My Radio - Starts in The East, Falls in the West
Record Label: Self-released via Redeye Distribution
Release Date: Nov. 27, 2012
My Radio is a self-described Southwestern Virginia melodic rock accident, but in listening to their version of pristine pop-rock, there's nothing that resembles an accident at all. This is inherent musicianship that was meant to be heard. Working alongside mega-accomplished songwriter Bleu and Grammy Award-winning producer Ducky Carlisle, Starts in the East, Falls in the West is probably the finest radio record released in 2012 that nobody paid attention to.
Album opener "600 MPH," is a lilting, piano-laden affair that calls to mind Elbow and Starsailor. There's a gradual rise in the song's latter half that makes it more impacting and gravitational, and it is those lifting guitars that make the song so incredibly potent.
From there, it is one home run after the other. "Aliens" is punchy, ringing and full of swagger while lead single "Life is a Bitch Slap," boasts a chorus that is eerily evocative of Coldplay and has a chiming grace that is nothing if not resplendent. he disc's first half ends with the tenacious "Bricks and Mortar," and the pulsing "Life Moves On," and it is in both these tricks that the band shares not only an affinity for immediately accessible melodies but also a sense of bounce and rhythm that induces both hip-shaking and beer-swilling.
The album's second half opens with the celestial "On the Other Hand," a meditative mid-tempo affair that is full of twinkling guitars, soothing vocals and everything that's right about music. While its arguably one of the disc's strongest songs it has some tough competition from its successors. "1,000 Years," has a commercial gloss and sheen that is reminiscent of UK heavyweights Snow Patrol and upstart A Silent Film. That "1,000 Years," is also vocalist JP Powell's finest moment only bolsters the song even higher in repeat listens. Starts in the East, Falls in the West concludes with the sweetly affecting "Take Me to Mars," a near-perfect four-minute slice of pop-rock heaven that evokes late 90s radio rock and the introspective "Something New," a two-minute composition anchored by twinkling bells, an acoustic guitar and saturnine strings.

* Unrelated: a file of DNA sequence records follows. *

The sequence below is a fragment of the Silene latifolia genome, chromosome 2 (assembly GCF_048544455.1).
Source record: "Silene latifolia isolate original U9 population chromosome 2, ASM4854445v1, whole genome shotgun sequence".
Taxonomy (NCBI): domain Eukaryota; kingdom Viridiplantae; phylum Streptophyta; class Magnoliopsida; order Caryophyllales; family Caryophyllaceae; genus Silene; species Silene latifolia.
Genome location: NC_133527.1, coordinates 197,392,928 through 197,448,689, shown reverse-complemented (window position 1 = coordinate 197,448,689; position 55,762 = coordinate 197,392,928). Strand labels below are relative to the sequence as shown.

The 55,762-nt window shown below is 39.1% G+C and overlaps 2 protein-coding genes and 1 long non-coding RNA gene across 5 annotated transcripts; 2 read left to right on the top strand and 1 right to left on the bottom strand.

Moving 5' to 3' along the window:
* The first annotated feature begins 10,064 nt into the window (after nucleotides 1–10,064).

Though they describe themselves as an accident, the nine tracks on Starts in the East, Falls in the West are anything but haphazard. This is a band with a definitive pulse on how to craft a song and an even firmer grasp on how to make music that reaches the masses. The only accident involved, would be passing up this disc and never listening. Yes, it's that good.